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Marvin's connections span generations

Friday| 2-23-24 | SPORTS

Rampant Lines class of 2023 Keller Fraley

     The ability to connect with people across generations is one that is increasingly rare in today’s world, but it was one of Marvin Jarman’s greatest qualities. 

     Marvin was a constant at any Rose sporting event and Greenville baseball game for nearly 60 years. However, Marvin was much more than a fan, he was a friend to everyone he met, and he cared deeply for anyone he was around more than a few times.

     “If you were Marvin’s friend, you were Marvin’s friend forever,” 1975 Rose graduate Macon Moye said. “If I didn’t see him for a year or two, he would ask me about my brothers, he would ask me about my kids, things you assumed he wouldn’t care about, he knew all of it.”

     Moye grew up in Greenville and played Little League Baseball before going on to play baseball at Rose.

     “Ronald [Vincent] and Marvin started picking me up when I was nine years old at my house,” Moye said. “My older brother played on the little league team that Ronald coached so I got included.”

     By the time Moye was a senior in high school, he was the starting center fielder and leader on a Rose team that won Marv’s first state championship, but that didn’t matter to Marvin.

     “He understood the guy sitting on the bench as well as he understood the superstar, that person was no more important to Marvin than the guy who never got to play,” Moye said. “Everybody was Marvin’s favorite player.”

     Marvin did not just treat every player the same, but he carried over that attitude into his day to day life.

     “I’ve never met anyone as close to the niceness and the genuineness, and the honesty that I know in Marvin,” Moye said.


Contributed Photo

     Moye would go on to play baseball for ECU, and in turn would see just how much Marvin cared about others. As Marvin attended as many Rose sporting events as he possibly could, he could not make it to many of Moye’s ECU games. However, that never stopped him from keeping track of Moye.

     “Whenever I would run into him he would know how I was playing, he followed my stats and he followed our team,” Moye said. “While he wasn’t directly involved with my baseball at East Carolina, I still was accountable to him for how I played.”

     Brian Fields, who graduated in 1993 and went on to play baseball for NC State, ECU and then in the minor leagues echoed Moye’s praise.

     “He wanted to see everyone do well, and he would talk to everybody.” Fields said. “And I think just his interest in not just athletes, but any student showed because he knew people’s families, he knew their backgrounds.”

     Fields also grew up in Greenville, and similar to Moye, Marvin has been around for as long as he can remember.

     “I just remember going to Elm Street to play big fry and small fry and him always being there,” Fields said. “You would go by him and he would always have that hand up waiting for a high five.”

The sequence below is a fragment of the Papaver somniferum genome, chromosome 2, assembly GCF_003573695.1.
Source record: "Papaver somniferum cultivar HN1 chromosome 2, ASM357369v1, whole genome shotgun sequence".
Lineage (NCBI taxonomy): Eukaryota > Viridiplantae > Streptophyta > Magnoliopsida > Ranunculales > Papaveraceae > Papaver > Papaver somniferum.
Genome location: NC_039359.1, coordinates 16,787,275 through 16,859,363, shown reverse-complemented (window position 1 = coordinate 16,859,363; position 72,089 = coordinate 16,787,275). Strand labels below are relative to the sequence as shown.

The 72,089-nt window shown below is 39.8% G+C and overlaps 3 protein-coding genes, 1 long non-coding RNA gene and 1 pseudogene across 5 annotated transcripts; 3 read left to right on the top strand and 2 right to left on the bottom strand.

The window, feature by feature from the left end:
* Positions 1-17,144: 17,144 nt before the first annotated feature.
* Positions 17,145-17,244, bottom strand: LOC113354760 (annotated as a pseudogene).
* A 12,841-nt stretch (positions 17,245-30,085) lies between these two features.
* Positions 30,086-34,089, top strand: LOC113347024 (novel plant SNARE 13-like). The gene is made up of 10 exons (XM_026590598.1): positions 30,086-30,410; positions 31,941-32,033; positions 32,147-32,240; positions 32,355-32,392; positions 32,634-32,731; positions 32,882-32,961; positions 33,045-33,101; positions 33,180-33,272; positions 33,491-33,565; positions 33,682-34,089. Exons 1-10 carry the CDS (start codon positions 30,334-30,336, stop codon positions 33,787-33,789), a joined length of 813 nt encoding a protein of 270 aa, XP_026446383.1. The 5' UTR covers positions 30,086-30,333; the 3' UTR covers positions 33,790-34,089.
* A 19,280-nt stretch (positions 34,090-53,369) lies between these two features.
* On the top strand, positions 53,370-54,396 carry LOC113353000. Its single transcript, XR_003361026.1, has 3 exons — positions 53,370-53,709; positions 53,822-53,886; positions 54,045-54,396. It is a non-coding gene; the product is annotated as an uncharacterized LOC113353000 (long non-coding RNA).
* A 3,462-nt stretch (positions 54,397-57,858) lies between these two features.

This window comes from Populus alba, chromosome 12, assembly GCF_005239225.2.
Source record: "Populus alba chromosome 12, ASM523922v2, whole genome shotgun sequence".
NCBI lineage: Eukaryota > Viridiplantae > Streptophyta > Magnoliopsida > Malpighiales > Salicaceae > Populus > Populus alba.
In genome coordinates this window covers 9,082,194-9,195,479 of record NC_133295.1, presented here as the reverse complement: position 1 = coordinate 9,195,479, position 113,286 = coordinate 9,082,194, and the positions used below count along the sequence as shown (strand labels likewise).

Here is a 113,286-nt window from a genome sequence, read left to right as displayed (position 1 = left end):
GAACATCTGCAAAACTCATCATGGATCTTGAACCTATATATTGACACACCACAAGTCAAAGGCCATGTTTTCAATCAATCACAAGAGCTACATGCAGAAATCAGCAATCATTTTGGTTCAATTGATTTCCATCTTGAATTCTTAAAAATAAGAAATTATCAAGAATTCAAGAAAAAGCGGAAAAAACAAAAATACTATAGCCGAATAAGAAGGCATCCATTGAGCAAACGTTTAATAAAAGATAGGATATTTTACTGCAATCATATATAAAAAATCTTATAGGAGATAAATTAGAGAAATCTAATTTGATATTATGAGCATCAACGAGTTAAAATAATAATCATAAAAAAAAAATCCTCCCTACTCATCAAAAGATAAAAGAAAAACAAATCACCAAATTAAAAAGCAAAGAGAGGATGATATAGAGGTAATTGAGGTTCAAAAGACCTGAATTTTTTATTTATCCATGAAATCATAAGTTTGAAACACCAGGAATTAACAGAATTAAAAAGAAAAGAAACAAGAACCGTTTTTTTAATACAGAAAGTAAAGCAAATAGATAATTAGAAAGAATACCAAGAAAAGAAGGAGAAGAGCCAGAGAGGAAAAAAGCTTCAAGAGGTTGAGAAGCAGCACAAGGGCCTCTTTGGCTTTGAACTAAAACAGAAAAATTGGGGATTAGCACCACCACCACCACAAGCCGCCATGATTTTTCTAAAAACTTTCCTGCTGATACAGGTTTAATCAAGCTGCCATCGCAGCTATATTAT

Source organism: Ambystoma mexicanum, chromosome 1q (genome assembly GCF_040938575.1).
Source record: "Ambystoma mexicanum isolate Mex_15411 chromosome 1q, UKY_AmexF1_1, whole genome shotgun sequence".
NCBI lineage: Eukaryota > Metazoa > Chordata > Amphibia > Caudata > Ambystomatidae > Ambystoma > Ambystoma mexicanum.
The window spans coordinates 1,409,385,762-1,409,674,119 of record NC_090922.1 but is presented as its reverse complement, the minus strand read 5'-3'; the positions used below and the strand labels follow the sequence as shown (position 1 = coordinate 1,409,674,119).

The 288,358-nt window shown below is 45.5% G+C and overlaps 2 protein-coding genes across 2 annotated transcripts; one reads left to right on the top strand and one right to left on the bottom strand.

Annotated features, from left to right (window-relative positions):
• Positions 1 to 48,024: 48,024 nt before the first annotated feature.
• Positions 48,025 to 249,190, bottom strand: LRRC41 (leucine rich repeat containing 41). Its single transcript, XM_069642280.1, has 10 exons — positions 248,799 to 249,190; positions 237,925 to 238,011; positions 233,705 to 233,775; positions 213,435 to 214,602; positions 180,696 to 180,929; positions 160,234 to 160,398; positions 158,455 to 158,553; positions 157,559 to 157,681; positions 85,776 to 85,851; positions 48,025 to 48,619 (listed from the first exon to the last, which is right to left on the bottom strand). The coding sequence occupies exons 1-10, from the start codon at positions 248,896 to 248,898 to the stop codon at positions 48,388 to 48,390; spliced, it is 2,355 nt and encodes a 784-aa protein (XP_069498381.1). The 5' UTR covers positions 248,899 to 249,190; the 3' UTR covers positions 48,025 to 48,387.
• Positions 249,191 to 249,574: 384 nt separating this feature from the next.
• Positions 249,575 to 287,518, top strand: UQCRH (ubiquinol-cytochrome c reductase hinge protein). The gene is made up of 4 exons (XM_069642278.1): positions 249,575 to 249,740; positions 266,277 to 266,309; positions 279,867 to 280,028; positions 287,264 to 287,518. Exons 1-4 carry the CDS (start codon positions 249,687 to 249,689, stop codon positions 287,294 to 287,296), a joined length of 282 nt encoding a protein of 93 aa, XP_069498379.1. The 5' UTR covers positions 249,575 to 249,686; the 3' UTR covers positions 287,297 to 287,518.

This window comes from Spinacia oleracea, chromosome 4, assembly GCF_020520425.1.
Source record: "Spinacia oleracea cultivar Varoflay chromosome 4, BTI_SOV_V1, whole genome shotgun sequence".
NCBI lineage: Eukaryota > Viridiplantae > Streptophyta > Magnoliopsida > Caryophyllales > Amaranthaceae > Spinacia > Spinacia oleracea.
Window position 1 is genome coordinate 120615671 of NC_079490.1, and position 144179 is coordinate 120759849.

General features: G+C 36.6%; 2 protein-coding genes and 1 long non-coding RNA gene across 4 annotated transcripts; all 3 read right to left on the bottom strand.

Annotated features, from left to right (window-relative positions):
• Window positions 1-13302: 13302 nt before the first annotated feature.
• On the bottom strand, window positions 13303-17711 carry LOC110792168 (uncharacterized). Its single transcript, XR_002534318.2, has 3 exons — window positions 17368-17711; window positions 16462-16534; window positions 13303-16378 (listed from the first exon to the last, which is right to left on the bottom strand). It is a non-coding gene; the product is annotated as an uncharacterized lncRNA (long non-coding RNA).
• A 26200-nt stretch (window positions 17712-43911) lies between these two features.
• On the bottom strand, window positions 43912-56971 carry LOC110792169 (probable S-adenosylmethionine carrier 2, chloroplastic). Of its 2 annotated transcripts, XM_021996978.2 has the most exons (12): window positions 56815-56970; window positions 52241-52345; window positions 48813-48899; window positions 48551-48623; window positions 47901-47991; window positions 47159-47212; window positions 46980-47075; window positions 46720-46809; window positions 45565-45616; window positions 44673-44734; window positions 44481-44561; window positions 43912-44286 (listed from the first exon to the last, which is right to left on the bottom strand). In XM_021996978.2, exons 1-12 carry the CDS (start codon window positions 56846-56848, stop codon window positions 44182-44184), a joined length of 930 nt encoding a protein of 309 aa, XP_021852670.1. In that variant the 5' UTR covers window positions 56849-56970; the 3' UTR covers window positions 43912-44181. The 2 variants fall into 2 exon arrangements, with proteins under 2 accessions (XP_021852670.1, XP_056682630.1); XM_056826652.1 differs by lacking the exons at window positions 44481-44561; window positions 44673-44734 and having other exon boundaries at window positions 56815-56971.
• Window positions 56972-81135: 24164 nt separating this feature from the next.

As Fields grew up seeing Marv everywhere he went, he was totally comfortable around him when he reached high school.

     Many players were amazed by Marvin’s intense memory of obscure subjects and would ask endless random questions, but Fields took advantage of Marvin’s knowledge the best he could.

     “We would often ask him questions in a joking way, but one of the things I would do was go and ask him for the scouting report for the next team I was playing,” Fields said.” Those scouting reports were always interesting, he knew who these teams were and he knew the people that played on them.”

     These questions were mostly asked for the players entertainment, but Marvin's presence and opinion always put players at ease.

     “I remember him doing pregame drills, whether it was doing the alligator back and forth or something like that,” Fields said. “It was one of those things that kinda loosens everybody up and you could have some fun with him.”

     Marvin’s calming presence was something that continued to ring true 30 years later, when Rose was in the middle of another state title run.

     “He’s an overall joy to be around, you’ll never catch him not smiling and cracking jokes,” 2021 graduate and current UNC baseball player Ryker Galaska said. “Marv would always walk over and say some sort of words of wisdom and keep my head straight when times were tough.”

     Galaska was a leader and starting catcher on that team, and Marvin was a calming force as he had known him since he started walking around Elm Street when he was just five years old. Marvin’s impact on players like Galaska is one that will live on throughout the rest of his life, similarly to Fields and Moye.

     “He’s influenced so many people’s lives and he’s gone, but what he stood for, what he was and how he was will definitely stick around,” Galaska said. “I think if we all live like him the world would probably be a better place.”

     Marvin was a man who transcended generations and he is one of few people that could truly talk and connect to anyone he met.

     “It’s such a cool thing to see all the different generations that got to know Marvin, grandfathers and fathers and sons talk about Marvin and they all talk about him in the same way,” Fields said. “He’s going to be a legend, he is a legend.”

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